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The U.S. Air Force has embarked on a new round of strategic planning, under the auspices of its 2015 Strategic Master Plan (SMP), to help set the future direction of the service. Refining the Air Force's strategic planning process may help the service align itself to its environment and keep key initiatives on track. To offer the Air Force actionable findings on strategic planning, we surveyed a number of major topics and literatures for common themes and findings. The basic concept and approach of the SMP has promise. Our review of history and theory supports the idea that a consistent, ongoing planning structure would offer important advantages to any military service. Yet we also found that the actual design and execution of the SMP could potentially obstruct, rather than facilitate, these objectives. The SMP retains many elements of an old-style strategic planning process — forecasting an identifiable future, building an exhaustive, pre-set plan, and identifying hundreds of specific tasks — which creates a focus on execution over creative and flexible responses.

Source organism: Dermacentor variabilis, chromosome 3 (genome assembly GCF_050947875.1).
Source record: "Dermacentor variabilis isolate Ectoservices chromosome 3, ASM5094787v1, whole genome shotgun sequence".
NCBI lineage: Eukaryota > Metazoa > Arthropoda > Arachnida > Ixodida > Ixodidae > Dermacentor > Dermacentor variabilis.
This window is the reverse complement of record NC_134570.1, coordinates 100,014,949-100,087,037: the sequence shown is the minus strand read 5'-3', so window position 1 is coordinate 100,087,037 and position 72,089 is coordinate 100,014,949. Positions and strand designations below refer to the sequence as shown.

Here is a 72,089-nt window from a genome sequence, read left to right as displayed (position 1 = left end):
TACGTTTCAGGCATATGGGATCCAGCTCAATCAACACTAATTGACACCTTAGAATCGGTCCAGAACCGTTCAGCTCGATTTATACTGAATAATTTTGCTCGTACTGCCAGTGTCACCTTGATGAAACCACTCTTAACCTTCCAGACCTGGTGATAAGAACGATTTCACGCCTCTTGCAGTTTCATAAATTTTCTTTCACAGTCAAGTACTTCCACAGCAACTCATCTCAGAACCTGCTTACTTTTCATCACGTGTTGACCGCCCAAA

Key Findings

  • Our review of history and theory supports the idea that a consistent, ongoing planning structure would offer important advantages to the Air Force.
  • However, the current SMP is "industrial age" — it does not emphasize flexibility and agility, which are the most important values of a modern strategic planning process.


  • Create a clearer statement of the core strategy that motivates current Air Force thinking about future competitive advantage.
  • Streamline the SMP and the surrounding ecosystem of strategy documents.
  • Use the SMP as a framework to rebuild high-level strategic dialogues.
  • Use the SMP as the supporting structure for a network of initiatives or processes designed to enhance innovation and agility.

Research conducted by

This research was commissioned by the Director of Strategy, Concepts and Assessments, Deputy Chief of Staff for Strategic Plans and Requirements, and conducted within the Strategy and Doctrine Program of RAND Project AIR FORCE.

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